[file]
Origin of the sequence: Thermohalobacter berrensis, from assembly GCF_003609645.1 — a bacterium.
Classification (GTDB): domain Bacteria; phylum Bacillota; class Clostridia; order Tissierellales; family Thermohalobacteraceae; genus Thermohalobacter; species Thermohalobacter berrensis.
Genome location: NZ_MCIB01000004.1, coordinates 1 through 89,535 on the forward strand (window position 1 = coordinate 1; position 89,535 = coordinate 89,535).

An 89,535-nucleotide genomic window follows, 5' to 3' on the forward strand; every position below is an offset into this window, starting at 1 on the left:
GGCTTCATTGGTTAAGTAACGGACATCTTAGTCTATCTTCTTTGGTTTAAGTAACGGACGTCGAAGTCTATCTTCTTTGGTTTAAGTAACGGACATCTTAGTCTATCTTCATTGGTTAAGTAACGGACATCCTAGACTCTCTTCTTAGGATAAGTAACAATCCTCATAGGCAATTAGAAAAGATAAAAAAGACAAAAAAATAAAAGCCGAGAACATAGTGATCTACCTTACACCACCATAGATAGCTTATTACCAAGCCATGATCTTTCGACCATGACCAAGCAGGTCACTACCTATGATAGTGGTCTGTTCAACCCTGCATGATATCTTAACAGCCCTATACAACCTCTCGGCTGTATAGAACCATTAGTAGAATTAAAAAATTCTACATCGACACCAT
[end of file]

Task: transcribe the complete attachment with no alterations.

Origin of the sequence: Thermohalobacter berrensis, from assembly GCF_003609645.1 — a bacterium.
Classification (GTDB): domain Bacteria; phylum Bacillota; class Clostridia; order Tissierellales; family Thermohalobacteraceae; genus Thermohalobacter; species Thermohalobacter berrensis.
Genome location: NZ_MCIB01000004.1, coordinates 1 through 89,535 on the forward strand (window position 1 = coordinate 1; position 89,535 = coordinate 89,535).

An 89,535-nucleotide genomic window follows, 5' to 3' on the forward strand; every position below is an offset into this window, starting at 1 on the left:
GGCTTCATTGGTTAAGTAACGGACATCTTAGTCTATCTTCTTTGGTTTAAGTAACGGACGTCGAAGTCTATCTTCTTTGGTTTAAGTAACGGACATCTTAGTCTATCTTCATTGGTTAAGTAACGGACATCCTAGACTCTCTTCTTAGGATAAGTAACAATCCTCATAGGCAATTAGAAAAGATAAAAAAGACAAAAAAATAAAAGCCGAGAACATAGTGATCTACCTTACACCACCATAGATAGCTTATTACCAAGCCATGATCTTTCGACCATGACCAAGCAGGTCACTACCTATGATAGTGGTCTGTTCAACCCTGCATGATATCTTAACAGCCCTATACAACCTCTCGGCTGTATAGAACCATTAGTAGAATTAAAAAATTCTACATCGACACCAT